The remains of two fossil forrests can be found on the foreshore and in the cliffs at Ihumatao.
There are two fossil forests at Ihumatao both destroyed in different circumstances over a period of 100,000 years.
The oldest a mature Kauri forest had trees varying in diameter from from 70 centimetres to3 metres. Some of the fossil Kauri trees must originally have been giants rising more than 20 metres into the air before branches sprayed out. What killed the first forest?
It was probably a slow death. Logs and stumps from this forest are found in thick peaty sediment. This may have occurred through natural swamp formation in the area with the forest slowly drowning. Logs and stumps are exposed in cliffs at the top of the beach and on the foreshore where the dark sediment has eroded.
Over time the conditions that produced the swamp changed and the land dried sufficiently for another forest to flourish. Trees found growing in this rich peaty soil included rimu, miro and hinau. About 50,000 years ago disaster struck again. Nearbye Maungataketake exploded into life. Yellowish to brown volcanic ash rained down on the trees stripping leaves from branches and branches from trees. The explosive force of eruptions snapped trunks in two. The remains of the forest was buried in ash and lava bombs .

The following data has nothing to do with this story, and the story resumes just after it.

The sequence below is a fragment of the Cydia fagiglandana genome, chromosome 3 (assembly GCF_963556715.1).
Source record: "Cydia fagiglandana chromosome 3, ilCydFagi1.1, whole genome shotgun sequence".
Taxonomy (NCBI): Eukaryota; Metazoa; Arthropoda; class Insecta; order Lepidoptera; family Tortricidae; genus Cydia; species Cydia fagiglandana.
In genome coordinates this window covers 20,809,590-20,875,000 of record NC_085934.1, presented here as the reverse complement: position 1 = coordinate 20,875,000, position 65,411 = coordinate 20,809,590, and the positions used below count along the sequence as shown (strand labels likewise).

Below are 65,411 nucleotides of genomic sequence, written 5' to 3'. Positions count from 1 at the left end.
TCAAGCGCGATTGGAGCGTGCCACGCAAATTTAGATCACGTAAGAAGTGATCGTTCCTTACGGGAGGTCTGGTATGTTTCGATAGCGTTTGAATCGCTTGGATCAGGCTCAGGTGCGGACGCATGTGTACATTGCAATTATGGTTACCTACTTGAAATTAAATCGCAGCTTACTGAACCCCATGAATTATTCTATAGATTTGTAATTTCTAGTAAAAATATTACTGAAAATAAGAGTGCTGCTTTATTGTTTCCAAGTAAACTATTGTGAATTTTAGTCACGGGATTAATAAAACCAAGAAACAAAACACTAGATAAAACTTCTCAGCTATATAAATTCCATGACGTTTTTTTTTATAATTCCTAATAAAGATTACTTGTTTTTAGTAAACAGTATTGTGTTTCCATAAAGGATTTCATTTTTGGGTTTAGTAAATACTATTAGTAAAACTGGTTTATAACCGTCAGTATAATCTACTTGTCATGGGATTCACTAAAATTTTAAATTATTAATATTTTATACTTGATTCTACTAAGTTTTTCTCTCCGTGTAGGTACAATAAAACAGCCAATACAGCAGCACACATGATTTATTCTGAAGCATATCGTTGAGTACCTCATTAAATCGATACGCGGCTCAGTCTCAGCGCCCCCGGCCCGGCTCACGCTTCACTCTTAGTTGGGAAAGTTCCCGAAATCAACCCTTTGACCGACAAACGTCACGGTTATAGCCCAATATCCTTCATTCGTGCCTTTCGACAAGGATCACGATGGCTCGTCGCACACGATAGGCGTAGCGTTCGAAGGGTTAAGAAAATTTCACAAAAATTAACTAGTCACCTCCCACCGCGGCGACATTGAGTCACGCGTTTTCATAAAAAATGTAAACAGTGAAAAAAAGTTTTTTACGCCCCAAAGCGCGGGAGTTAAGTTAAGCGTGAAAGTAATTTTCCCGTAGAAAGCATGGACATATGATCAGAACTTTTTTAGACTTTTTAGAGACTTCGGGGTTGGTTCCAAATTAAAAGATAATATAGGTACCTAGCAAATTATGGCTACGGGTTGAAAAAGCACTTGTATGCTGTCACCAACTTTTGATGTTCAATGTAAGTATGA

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Thanks for post on my blog, hope to see you soon
Hi there, I just came across this post and your wonderful visit this morning. A little bit late notice, but you may get this in time and be interested, Guided walk, including Ihumatao fossil forest, Saturday 11th June 2016, with Bruce Hayward thanks, ilmars
Thanks for your comment Ilmars. Have moved to Rotorua and haven’t done any work on the blog for a while. Sorry I missed the walk with Bruce Hayward. Magical spot so close to the airport
Cool, we are moving to Opotiki next year, what an exciting and dynamic part of the country, looking forward to exploring Rotorua lots too, 🙂